A hearing was held on April 2, 2014. The parties entered into a Consent Judgment, signed by the court on May 1, 2014, recognizing Mr. Mathes as the biological father of N.M. and designating Louisiana as the child's home state. An Interim Consent Judgment was also rendered on May 1, 2014, wherein the parties agreed to participate in a custody evaluation with court appointed expert, Martha Bujanda (Ms. Bujanda). The Interim Consent Judgment further set forth an "interim" physical custody schedule "without prejudice." Pursuant to this schedule, the parties would share a one week on/one week off arrangement, with the exchange of N.M. taking place on Sundays in Lafayette, Louisiana.

On July 14, 2014, Ms. Bujanda issued her first report. Based on her evaluation of Ms. Faucheux, Mr. Mathes, and N.M., she recommended that the parties keep the same one week on/one week off schedule. She further recommended that Louisiana should be the child's primary residence.

On March 16, 2015, the trial court ordered Ms. Bujanda to update her evaluation. After conducting a re-evaluation, a second report was issued on May 25, 2015, wherein her recommendations for shared custody remained unchanged. Ms. Bujanda again recommended that the child's primary residence remain in Louisiana.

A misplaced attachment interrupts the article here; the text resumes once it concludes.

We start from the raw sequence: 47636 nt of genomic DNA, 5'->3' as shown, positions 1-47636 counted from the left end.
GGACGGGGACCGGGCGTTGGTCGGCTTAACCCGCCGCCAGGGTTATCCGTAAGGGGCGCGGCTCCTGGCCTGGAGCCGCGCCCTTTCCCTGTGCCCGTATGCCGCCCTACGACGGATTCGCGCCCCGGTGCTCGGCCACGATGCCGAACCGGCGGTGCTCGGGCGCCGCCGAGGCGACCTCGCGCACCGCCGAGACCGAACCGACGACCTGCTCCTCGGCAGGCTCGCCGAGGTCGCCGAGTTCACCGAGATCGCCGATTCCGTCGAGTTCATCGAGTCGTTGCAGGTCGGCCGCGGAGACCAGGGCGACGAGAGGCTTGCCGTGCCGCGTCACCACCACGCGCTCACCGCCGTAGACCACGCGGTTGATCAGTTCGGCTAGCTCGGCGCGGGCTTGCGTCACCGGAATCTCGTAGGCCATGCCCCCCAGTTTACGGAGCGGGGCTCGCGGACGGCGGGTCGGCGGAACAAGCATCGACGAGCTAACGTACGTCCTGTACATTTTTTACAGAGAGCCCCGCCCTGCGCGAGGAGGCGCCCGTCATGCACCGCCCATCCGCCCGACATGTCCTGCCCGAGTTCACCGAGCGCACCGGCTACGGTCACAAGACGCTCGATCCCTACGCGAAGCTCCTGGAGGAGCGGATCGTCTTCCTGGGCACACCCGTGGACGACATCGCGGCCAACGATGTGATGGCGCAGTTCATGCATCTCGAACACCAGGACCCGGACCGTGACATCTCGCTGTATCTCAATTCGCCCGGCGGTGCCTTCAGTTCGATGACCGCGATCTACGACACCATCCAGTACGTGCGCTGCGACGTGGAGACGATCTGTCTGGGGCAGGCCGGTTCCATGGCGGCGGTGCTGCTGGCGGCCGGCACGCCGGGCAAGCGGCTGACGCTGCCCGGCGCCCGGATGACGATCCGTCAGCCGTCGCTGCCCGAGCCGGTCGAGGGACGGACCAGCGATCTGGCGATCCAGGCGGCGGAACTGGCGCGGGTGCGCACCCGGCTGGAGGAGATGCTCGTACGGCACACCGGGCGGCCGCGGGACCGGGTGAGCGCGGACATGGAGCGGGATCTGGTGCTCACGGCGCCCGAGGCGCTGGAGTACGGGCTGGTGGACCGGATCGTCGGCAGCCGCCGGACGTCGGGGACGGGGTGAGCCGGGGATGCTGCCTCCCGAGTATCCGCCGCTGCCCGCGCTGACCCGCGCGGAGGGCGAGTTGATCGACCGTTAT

In a judgment dated June 16, 2015, the trial court ordered that Ms. Bujanda's recommendations be implemented on an interim basis. In accordance with that ruling, N.M. moved back to Louisiana to take up his primary residence with Mr. Mathes. The judgment further ordered that the parties participate in a custody evaluation with Dr. Erin L. Skaff Vandenweghe (Dr. Vandenweghe).

Dr. Vandenweghe conducted an evaluation of the parties and rendered a report in December 2015, wherein she recommended that Ms. Faucheux be designated as the primary custodian with as much visitation to Mr. Mathes as possible. Dr. Vandenweghe further stated that if the parents were to live in the same city, she would recommend equal physical custody.3